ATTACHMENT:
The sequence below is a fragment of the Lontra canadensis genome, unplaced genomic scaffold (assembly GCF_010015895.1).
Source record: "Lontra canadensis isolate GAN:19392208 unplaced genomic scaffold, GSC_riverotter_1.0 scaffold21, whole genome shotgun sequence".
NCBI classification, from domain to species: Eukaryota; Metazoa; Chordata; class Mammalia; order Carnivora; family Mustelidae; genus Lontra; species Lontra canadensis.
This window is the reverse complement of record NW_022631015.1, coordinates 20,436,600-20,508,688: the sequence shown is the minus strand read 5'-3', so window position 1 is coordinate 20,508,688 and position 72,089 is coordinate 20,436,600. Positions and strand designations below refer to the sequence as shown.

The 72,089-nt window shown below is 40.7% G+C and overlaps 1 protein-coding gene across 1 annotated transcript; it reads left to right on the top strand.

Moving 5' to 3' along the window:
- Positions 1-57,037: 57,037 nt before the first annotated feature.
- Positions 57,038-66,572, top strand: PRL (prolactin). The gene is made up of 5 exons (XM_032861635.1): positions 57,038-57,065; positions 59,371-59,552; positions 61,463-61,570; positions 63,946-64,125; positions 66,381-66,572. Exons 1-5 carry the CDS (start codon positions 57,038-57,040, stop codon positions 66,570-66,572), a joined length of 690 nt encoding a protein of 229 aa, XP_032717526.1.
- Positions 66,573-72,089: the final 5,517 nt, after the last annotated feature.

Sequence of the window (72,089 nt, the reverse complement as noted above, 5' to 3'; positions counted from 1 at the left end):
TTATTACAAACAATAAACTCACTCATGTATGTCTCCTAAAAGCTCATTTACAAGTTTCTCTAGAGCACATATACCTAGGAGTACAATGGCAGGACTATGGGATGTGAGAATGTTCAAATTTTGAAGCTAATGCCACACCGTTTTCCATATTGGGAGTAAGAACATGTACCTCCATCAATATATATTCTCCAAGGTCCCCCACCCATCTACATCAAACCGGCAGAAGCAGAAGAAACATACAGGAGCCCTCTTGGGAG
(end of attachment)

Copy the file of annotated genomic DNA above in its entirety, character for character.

The sequence below is a fragment of the Lontra canadensis genome, unplaced genomic scaffold (assembly GCF_010015895.1).
Source record: "Lontra canadensis isolate GAN:19392208 unplaced genomic scaffold, GSC_riverotter_1.0 scaffold21, whole genome shotgun sequence".
NCBI classification, from domain to species: Eukaryota; Metazoa; Chordata; class Mammalia; order Carnivora; family Mustelidae; genus Lontra; species Lontra canadensis.
This window is the reverse complement of record NW_022631015.1, coordinates 20,436,600-20,508,688: the sequence shown is the minus strand read 5'-3', so window position 1 is coordinate 20,508,688 and position 72,089 is coordinate 20,436,600. Positions and strand designations below refer to the sequence as shown.

The 72,089-nt window shown below is 40.7% G+C and overlaps 1 protein-coding gene across 1 annotated transcript; it reads left to right on the top strand.

Moving 5' to 3' along the window:
- Positions 1-57,037: 57,037 nt before the first annotated feature.
- Positions 57,038-66,572, top strand: PRL (prolactin). The gene is made up of 5 exons (XM_032861635.1): positions 57,038-57,065; positions 59,371-59,552; positions 61,463-61,570; positions 63,946-64,125; positions 66,381-66,572. Exons 1-5 carry the CDS (start codon positions 57,038-57,040, stop codon positions 66,570-66,572), a joined length of 690 nt encoding a protein of 229 aa, XP_032717526.1.
- Positions 66,573-72,089: the final 5,517 nt, after the last annotated feature.

Sequence of the window (72,089 nt, the reverse complement as noted above, 5' to 3'; positions counted from 1 at the left end):
TTATTACAAACAATAAACTCACTCATGTATGTCTCCTAAAAGCTCATTTACAAGTTTCTCTAGAGCACATATACCTAGGAGTACAATGGCAGGACTATGGGATGTGAGAATGTTCAAATTTTGAAGCTAATGCCACACCGTTTTCCATATTGGGAGTAAGAACATGTACCTCCATCAATATATATTCTCCAAGGTCCCCCACCCATCTACATCAAACCGGCAGAAGCAGAAGAAACATACAGGAGCCCTCTTGGGAG